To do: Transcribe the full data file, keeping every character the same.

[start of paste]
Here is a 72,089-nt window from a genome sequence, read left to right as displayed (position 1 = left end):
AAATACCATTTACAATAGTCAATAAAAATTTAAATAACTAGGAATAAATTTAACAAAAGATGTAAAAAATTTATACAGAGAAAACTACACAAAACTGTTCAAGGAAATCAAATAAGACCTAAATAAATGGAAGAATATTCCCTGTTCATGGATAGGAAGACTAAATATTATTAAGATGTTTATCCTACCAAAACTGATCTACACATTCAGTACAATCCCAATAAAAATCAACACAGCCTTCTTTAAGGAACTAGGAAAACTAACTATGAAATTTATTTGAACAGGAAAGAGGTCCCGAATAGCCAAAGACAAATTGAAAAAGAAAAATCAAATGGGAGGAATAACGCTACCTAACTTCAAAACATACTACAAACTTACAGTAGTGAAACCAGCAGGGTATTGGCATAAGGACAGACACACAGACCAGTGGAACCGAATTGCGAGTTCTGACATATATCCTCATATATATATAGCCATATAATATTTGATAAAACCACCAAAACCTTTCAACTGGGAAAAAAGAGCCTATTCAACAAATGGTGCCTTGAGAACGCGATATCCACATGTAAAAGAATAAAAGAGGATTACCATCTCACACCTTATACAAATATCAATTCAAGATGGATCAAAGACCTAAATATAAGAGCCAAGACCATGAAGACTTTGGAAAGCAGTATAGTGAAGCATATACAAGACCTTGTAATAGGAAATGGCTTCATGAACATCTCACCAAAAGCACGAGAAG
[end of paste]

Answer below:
Here is a 72,089-nt window from a genome sequence, read left to right as displayed (position 1 = left end):
AAATACCATTTACAATAGTCAATAAAAATTTAAATAACTAGGAATAAATTTAACAAAAGATGTAAAAAATTTATACAGAGAAAACTACACAAAACTGTTCAAGGAAATCAAATAAGACCTAAATAAATGGAAGAATATTCCCTGTTCATGGATAGGAAGACTAAATATTATTAAGATGTTTATCCTACCAAAACTGATCTACACATTCAGTACAATCCCAATAAAAATCAACACAGCCTTCTTTAAGGAACTAGGAAAACTAACTATGAAATTTATTTGAACAGGAAAGAGGTCCCGAATAGCCAAAGACAAATTGAAAAAGAAAAATCAAATGGGAGGAATAACGCTACCTAACTTCAAAACATACTACAAACTTACAGTAGTGAAACCAGCAGGGTATTGGCATAAGGACAGACACACAGACCAGTGGAACCGAATTGCGAGTTCTGACATATATCCTCATATATATATAGCCATATAATATTTGATAAAACCACCAAAACCTTTCAACTGGGAAAAAAGAGCCTATTCAACAAATGGTGCCTTGAGAACGCGATATCCACATGTAAAAGAATAAAAGAGGATTACCATCTCACACCTTATACAAATATCAATTCAAGATGGATCAAAGACCTAAATATAAGAGCCAAGACCATGAAGACTTTGGAAAGCAGTATAGTGAAGCATATACAAGACCTTGTAATAGGAAATGGCTTCATGAACATCTCACCAAAAGCACGAGAAG